mistakes accepted but not forgotten

Parenting.  The place where perfect people go to crash and burn.

Seriously, I’ve yet to meet a parent who says they knocked it out of the park.  I mean, a bunch of us think our kids are turning out pretty great and all, but there’s always that one thing…oh hell, who am I kidding, there’s usually a bunch of things we look back on and think huh, would’ve done that one differently if I had the chance.

As I’m constantly telling my kids, though, we deserve grace.  We need to be gentle with ourselves, accepting we did the best we could at the time with the knowledge we had.  I’m doing pretty well on this particular front…but that doesn’t mean certain mistakes haven’t dug a little deeper into my memory banks than others.

My most important role is as advocate for these babes ‘o mine.  Not in a wrap them in bubble wrap, cushion their falls, pipe fresh oxygen into their rooms overnight sort of way.  But I’m meant to champion for them.  To speak up loudly and as often as necessary.  To teach them how to grow into advocates for themselves.

I have one parenting regret in particular that sits in my gut.  Times when I should have stood as their advocate, but instead I asked these sweet souls to carry a burden that was never theirs to bear.  I actually required these kiddos to tolerate yelling from an adult.

I think back on it now and am beyond befuddled.  We’re not talking about times when my kids showed their rear ends and got called out on it.  Shoot, I do that all the time.  We’re talking full volume, voice raised, yelling at my children, and nobody’s allowed to do that.  Right, wrong, whatever – if it’s holler worthy then it should probably show up on my doorstep.

But that’s not what was happening.  And I’m ashamed – deeply ashamed – to say that for years I told my kids to be tolerant of an adult who couldn’t control their temper.  I asked T-man and Bear to be empathetic, to imagine what sort of stress pushes someone past their limits, to walk away if they needed space.  Instead of advocating for my children, putting their well being first, I chose to make excuses for inexcusable behavior.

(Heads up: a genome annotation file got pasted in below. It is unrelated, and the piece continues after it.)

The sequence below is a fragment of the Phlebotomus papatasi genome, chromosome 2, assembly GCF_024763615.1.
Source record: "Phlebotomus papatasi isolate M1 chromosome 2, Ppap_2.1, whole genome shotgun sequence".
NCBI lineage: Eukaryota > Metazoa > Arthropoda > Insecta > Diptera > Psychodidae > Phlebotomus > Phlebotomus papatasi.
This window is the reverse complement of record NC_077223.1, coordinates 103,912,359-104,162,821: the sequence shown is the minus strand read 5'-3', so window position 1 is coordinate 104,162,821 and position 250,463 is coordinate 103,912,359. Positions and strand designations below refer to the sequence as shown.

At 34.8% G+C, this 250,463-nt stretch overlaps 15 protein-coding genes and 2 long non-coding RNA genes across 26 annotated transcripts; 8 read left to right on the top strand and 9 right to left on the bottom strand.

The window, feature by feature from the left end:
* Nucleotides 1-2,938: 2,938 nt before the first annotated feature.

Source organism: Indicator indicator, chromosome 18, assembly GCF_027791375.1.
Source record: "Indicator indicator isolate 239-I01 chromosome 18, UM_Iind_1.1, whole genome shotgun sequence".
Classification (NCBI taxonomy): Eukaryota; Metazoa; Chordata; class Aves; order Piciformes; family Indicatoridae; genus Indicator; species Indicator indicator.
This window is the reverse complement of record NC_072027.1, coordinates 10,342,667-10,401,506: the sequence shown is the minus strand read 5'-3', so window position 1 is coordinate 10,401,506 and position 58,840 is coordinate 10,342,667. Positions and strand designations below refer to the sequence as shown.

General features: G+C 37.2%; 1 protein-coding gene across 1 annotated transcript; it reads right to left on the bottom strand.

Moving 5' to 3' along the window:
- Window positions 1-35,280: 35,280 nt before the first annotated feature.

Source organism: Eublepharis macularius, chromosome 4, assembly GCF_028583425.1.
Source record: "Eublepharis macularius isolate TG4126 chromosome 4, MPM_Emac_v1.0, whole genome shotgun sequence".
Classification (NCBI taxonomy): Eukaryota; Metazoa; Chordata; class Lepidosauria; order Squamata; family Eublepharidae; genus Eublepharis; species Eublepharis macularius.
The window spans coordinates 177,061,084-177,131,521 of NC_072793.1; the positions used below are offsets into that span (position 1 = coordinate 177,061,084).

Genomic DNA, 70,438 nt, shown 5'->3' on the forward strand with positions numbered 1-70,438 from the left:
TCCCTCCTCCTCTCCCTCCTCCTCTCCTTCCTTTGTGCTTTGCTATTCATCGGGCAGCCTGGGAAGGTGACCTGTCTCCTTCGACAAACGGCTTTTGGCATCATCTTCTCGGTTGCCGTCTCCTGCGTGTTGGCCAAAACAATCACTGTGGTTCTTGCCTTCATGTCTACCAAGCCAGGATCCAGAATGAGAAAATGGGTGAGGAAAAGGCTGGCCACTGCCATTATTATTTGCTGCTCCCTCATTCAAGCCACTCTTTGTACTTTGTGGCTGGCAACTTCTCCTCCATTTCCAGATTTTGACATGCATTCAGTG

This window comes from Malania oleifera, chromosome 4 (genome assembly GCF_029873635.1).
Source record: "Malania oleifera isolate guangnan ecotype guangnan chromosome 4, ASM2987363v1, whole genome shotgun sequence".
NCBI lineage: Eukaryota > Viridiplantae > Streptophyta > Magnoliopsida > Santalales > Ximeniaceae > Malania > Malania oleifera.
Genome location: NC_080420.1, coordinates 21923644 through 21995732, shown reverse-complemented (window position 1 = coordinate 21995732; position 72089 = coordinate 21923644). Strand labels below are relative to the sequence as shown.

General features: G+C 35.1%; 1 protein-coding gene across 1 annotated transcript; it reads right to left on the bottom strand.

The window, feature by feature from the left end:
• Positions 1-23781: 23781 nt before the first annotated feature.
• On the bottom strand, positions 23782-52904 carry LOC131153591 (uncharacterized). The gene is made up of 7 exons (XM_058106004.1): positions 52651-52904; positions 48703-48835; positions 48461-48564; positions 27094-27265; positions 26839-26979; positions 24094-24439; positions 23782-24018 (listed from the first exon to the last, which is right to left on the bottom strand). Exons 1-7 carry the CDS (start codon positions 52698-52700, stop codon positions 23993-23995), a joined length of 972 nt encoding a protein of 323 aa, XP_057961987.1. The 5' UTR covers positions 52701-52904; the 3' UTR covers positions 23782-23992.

I eventually apologized to T-man and Bear, explaining that I never should have expected them to endure being treated like that.  We learned a lot from that experience, not the least of which was that sometimes parents make mistakes, and we’re on the right path now.  I’ve found grace in understanding once I knew better, I did better.

16 thoughts on “mistakes accepted but not forgotten

  1. I think we do the best with what we know to be true at the time, as being a parent has to be adapted and changed based on the individual child.

    I have learned this recently as I raised my 15 year old not to be afraid to voice his concerns, yet if his opinion conflicted with mine we were in deadlock…

    How could I be such a hypocrite and tell him to believe in his thoughts and be open to others when I wasn’t open to his?

    But that’s why parenting is so rewardingly exhausting, and at least you have the gift on being able to reflect, review and share…

    So others, like me, know that we’re not alone. Great post!

    Liked by 2 people

    • Thank you so much. It IS hard. We’re trying to teach our 13 yr old that fine line between expressing a different opinion (which we’ll listen to) & disrespect (which we won’t).

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  2. Had you always tolerated the adult who yelled? It’s interesting to me, on a personal and anthropological level, what we will allow for ourselves and not our children. In some ways, that’s how we make the world a better place — just trying to make it better for them.
    I agree, there’s always stuff. Conscious parenting is the key, and you’ve got that.

    Liked by 1 person

    • Oh my, it’s quite complicated since we’re tied together in several ways. I tried for years to keep the peace, model appropriate parenting, be “empathetic.” She was too smart to yell at them in front of me – only if they were out playing alone – because you’re right. I’ll tolerate a lot, but smack down my kids in front of me & it’s on…

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  3. No, I meant that is is always best to forgive and bless others by praying for those who you think need help. Help and bless them rather than judge. You never know what others are facing until you spend time in their unique shoes. Just something to consider.

    Liked by 1 person

    • Thank you for sharing, Delores. I agree, forgiveness and prayer is where we go first. The problem with this situation is that the anger reached a level I considered abusive toward my kids, and I never should have allowed it to continue. That has nothing to do with judgement and everything to do with modeling self-worth for my children. I still hold her in prayer and encouraged the kids to do the same.

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